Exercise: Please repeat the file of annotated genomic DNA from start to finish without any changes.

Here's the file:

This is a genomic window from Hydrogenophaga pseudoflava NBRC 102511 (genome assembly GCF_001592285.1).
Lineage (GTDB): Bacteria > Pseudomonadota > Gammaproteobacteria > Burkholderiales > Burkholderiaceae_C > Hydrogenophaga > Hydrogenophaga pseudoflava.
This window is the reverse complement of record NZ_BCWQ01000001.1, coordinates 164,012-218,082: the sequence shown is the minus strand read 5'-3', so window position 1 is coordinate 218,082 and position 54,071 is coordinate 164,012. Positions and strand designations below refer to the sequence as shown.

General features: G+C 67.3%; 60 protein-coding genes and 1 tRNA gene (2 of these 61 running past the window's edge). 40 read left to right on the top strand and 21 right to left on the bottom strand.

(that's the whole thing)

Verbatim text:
This is a genomic window from Hydrogenophaga pseudoflava NBRC 102511 (genome assembly GCF_001592285.1).
Lineage (GTDB): Bacteria > Pseudomonadota > Gammaproteobacteria > Burkholderiales > Burkholderiaceae_C > Hydrogenophaga > Hydrogenophaga pseudoflava.
This window is the reverse complement of record NZ_BCWQ01000001.1, coordinates 164,012-218,082: the sequence shown is the minus strand read 5'-3', so window position 1 is coordinate 218,082 and position 54,071 is coordinate 164,012. Positions and strand designations below refer to the sequence as shown.

General features: G+C 67.3%; 60 protein-coding genes and 1 tRNA gene (2 of these 61 running past the window's edge). 40 read left to right on the top strand and 21 right to left on the bottom strand.